Programmed ribosomal frameshifting (PRF) is a translational control mechanism widely used in the regulated expression of many viral, and several cellular proteins. The mRNA signals that induce PRF comprise a slippery sequence, where the ribosome changes into an overlapping frame, and an essential, stimulatory RNA structure which promotes frameshifting by modulating the ribosomal elongation cycle. Recently, we have uncovered two novel examples of viral PRF signals where frameshifting is trans-activated through the action of viral (cardiovirus 2A, arterivirus nsp1beta) and cellular proteins (poly(C) binding protein). The discovery of such protein-stimulated PRF opens up a completely new area in this field and offers novel opportunities for the study of protein-ribosome interactions. Our aim is to characterise the trans-acting factors and the mechanism by which they induce these novel PRF events. This will be achieved through a combination of functional assays, RNA-protein and protein-protein interaction studies and structural biology. This work will provide important new insights into ribosome structure and function, gene regulation, protein-protein and protein-nucleic acid interactions, virus replication strategies and virus-host interactions.
Imperial College London - Theoretical Systems Biology and Bioinformatics
University of Cambridge 4 Year PhD Programme - Developmental Mechanisms
University of Cambridge 4 Year PhD Programme - Developmental Mechanisms
Focusing on the late eighth and ninth centuries, I am proposing an interdisciplinary project that aims to present a more comprehensive picture of Carolingian health and medicine than previous research has offered. I shall investigate early medieval medical knowledge and explore the question of its possible application through an in-depth analysis of textual sources supplemented by the skeletal record. Medical manuscripts shed light on the medical knowledge circulating among the literate elite, illustrating the perceptions of medicine within ecclesiastical communities, the movement of texts, and the adaptation and incorporation of classical learning in a Christian, medieval world. A review of the skeletal remains from cemeteries around the Frankish Empire during this period will provide insights into the health and lived experiences of people from all walks of life – including the vast majority of the population unrecorded by the texts. I shall compare the medical knowledge contained in the manuscripts with the palaeopathological and osteological record captured by the bones, asking: is there evidence that this knowledge was potentially applied? I hope to assess whether different types of communities and texts yield different answers. This interdisciplinary approach takes the study of Carolingian health and medicine in a new direction.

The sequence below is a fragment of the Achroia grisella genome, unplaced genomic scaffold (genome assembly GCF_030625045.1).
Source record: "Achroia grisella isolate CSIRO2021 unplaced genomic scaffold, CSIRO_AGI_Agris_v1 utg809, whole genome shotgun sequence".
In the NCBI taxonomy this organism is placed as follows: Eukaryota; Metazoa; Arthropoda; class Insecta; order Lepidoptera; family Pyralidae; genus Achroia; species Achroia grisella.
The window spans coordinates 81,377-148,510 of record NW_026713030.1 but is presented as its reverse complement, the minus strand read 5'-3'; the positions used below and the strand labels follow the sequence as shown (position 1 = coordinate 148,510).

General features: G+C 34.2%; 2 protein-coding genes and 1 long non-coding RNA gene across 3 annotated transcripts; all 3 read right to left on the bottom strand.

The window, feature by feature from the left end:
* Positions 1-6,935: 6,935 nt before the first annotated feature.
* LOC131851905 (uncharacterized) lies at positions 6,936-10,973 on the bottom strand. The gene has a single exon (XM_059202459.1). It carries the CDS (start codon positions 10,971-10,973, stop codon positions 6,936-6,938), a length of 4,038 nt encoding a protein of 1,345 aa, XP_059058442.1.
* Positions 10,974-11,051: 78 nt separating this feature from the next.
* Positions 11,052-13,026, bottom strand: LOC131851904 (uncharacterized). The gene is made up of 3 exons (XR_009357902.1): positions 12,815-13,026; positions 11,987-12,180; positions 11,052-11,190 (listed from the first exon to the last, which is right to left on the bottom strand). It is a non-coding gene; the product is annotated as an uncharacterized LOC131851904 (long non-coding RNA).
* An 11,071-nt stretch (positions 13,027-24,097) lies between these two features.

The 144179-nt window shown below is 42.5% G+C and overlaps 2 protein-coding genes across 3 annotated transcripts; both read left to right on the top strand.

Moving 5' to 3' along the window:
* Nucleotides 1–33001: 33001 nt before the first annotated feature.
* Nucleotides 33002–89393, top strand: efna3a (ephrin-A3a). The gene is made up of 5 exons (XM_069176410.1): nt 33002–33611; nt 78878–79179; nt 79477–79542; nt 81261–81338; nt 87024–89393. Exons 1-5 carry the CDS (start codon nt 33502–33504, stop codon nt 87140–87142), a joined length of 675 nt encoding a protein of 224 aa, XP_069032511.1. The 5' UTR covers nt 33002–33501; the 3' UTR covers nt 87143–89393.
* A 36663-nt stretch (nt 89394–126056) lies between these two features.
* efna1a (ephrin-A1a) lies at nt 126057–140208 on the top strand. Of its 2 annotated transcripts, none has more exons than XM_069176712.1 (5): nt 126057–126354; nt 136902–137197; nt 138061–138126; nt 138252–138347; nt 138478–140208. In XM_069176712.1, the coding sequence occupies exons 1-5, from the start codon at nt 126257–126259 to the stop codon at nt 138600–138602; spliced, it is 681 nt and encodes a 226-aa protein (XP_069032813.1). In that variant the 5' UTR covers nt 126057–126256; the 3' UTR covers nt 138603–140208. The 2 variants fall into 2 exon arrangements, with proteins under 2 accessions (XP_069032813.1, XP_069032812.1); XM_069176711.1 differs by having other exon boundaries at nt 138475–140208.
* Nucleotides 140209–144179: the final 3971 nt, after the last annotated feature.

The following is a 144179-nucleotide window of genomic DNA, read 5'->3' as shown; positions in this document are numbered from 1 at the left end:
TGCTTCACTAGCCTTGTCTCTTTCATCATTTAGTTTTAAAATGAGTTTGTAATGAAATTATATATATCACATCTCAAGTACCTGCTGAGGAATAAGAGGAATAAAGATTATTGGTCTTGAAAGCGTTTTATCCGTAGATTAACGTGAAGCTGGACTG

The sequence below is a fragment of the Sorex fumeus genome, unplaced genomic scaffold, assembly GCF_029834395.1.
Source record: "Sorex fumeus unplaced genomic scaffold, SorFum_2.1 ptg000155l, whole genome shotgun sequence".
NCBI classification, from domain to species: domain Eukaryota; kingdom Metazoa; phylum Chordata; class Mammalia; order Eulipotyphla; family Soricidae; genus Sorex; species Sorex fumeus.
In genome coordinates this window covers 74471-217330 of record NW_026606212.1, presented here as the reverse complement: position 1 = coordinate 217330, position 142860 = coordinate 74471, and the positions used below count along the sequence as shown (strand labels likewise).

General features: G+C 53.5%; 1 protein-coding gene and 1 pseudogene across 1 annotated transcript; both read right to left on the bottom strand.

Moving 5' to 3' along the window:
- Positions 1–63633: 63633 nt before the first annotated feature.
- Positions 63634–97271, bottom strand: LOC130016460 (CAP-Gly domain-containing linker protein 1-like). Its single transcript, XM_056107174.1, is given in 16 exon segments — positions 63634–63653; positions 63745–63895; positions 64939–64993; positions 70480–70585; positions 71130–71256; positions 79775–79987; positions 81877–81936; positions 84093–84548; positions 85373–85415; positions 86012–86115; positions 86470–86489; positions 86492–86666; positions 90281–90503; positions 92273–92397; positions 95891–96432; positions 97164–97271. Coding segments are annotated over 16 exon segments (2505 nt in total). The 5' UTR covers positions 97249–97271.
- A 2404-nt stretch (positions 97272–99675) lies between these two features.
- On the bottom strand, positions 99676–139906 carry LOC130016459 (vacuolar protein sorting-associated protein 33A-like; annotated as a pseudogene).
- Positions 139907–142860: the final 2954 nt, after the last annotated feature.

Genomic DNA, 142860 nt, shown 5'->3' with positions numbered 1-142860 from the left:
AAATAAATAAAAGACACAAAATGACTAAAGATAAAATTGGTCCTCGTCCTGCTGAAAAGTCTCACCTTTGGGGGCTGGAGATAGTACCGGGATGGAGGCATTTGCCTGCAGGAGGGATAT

To be submitted later
Protein folding homeostasis (proteostasis) in the endoplasmic reticulum (ER) intercedes in biological processes with consequences to diseases of aging. Cells cope with ER stress by addressing features common to most unfolded (and misfolded) proteins. Implementing the apparatus for this Unfolded Protein Response (UPR) entails tradeoffs that affect fitness in circumstance-dependent ways. Our research program is predicated on the notion that a detailed understanding of the UPR will identify failures of homeostasis that may be exploited therapeutically. We shall focus on four promising and underexplored nodes. The first two emerge from study of the signaling pathway by which cells downregulate global protein synthesis in response to ER stress, which hinges on phosphorylated translation initiation factor, eIF2a. We seek a detailed biochemical and structural understanding of eIF2alphaP dephosphorylation by PPP1R15-containing holophosphatases (whose inhibition promotes resistance to ER stress) and the action of eIF2B, a guanine nucleotide exchange factor [the target of eIF2(alphaP)]. Nodes 3 and 4 concern the machinery that regulates proteostasis by inactivating the ER chaperone BiP through enforced oligomerization or covalent modification. Delineating the UPR’s fundamentals is the foundation for the rapidly-advancing research into the experimental pathology of ER stress and fuels this important translational effort.
The project will produce a history of FlyBase, an online database that orders and communicates genetic information about Drosophila. Established in the early 1990s, FlyBase was one of the earliest model organism databases and remains an essential routine tool for the Drosophila community. Taking on tasks previously accomplished by the paper-based Drosophila Information Service (DIS) newsletter and large, book-format mutant catalogues, FlyBase was representative of the transformation of biology into the highly collaborative, sequence-data-intensive, richly funded science it is today. Its history contributes to our understanding of that transformation. The goals of the project are (1) to provide a full picture of how disciplinary commitments and institutional politics shaped the community tools of Drosophila genetics, including DIS, the mutant catalogues and FlyBase; (2) to detail the history and development of the professional roles of ‘database genetics’; (3) to investigate how FlyBase changed the materials, practices, collaborations and organization of laboratory research in the 1990s; (4) to examine how FlyBase shaped Drosophila’s role as a model in biomedical research. I will thus recover the politics, infrastructures, professional expertise and practices of FlyBase and investigate what difference FlyBase has made to biology and biomedicine.